EXAMPLE 29 The catalyst of this example was prepared by dispersing a high silica synthetic faujasite of the Y type preexchanged with a combined rare earth chloride and ammonium chloride solution into a silica-alumina hydrogel matrix having an alumina content of 1.5 weight percent A1 0 In addition, raw McNamee clay was added for diffusivity control. The resulting hydrogel, in head form, was base exchanged with an aqueous solution containing a combined 1.4 wt. percent (NH SO +0.2 wt. percent RECl -6H O continuously for 24 hours. Such exchange was with a flow of base exchange solution equal to /2 volume of solution per hour per volume of bead hydrogel.

10 RVP Gaso, vol. percent +9.4 +7.9 +10.7 Excess Cls, vol. percent. 5. 3 4. 2 7. 6 Gasoline, vol. pereent +8. 7 +7. 5 +9. 2 Total Cfs, vol. percent 4. 6 3. 9 6. 1 Dry Gas, Wt. percent 2.1 2. 0 2. 1 Coke, Wt. percent 2. 1 1.6 2. 6 Delta to REHX in silica-alumina matrix +2.5 +1.9 +2. 8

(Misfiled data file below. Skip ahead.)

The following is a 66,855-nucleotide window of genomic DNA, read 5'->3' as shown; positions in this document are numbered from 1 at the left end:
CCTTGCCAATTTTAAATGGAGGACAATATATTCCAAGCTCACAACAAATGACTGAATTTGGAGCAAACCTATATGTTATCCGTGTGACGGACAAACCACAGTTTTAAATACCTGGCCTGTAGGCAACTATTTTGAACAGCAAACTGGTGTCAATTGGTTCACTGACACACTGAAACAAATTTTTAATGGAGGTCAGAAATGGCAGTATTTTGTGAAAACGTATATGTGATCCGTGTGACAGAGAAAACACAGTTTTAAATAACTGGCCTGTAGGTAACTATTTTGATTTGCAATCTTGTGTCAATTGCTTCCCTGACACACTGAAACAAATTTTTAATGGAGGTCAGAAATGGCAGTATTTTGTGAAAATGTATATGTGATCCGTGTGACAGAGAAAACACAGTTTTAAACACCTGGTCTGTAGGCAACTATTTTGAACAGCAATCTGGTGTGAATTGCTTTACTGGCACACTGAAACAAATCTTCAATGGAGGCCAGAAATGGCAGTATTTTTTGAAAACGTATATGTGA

3,271,418 29 30 The hydrogel particles were thereafter Washed, dried, cal- EXAMPLE 30 cined and steam treated as described in the preceding The catalyst of this example was prepared by incorexample. The final catalyst analyzed 0.07 welght percent porating rare earth exchanged XY faujasite, formed from Sodium and Weight PBTCEIIt rare earth metal Oxide clay by a caustic-silicate fusion method followed by rare [(RE) O 5 earth exchange into some of the original natural clay.

Table XI Example 25 2G 27 Steaming 1 Time, hrs 24 24 24 Forming pH 8. 4 7. 3 7. 4 Base Exchange:

Solution RECls NH4Cl NH4CI LaClg-wNILCl Cone, wt. percent 2 1 1 2 1 Composition:

Na, wt. percent 0. 03 0. 04 0. 03 (NEhOz, wt. percent 12. 2 4.09 Lagos 6. 3 L520,

Physical Properties: Surface Area, m. /g., Steamed Catalytic Evaluation Conditions:

LHSV Catalyst/oil Conversion, vol. percen RVP Gaso., vol. percent Excess C4s, vol. percent (35+ Gasoline, vol. percent. Total Cis, vol. pereent-... Dry Gas, wt. percent- Coke, wt. percent Hg, wt. percent A ADVANTAGE OVER STANDARD SILICA-ALUMINA CATALYST 1 Steam treated at 1200 F. and p.s.i.g. 2 Commercial silica-alumina gel cracking catalyst containing about l0wt. percent A1103, and 90 percent SiOz.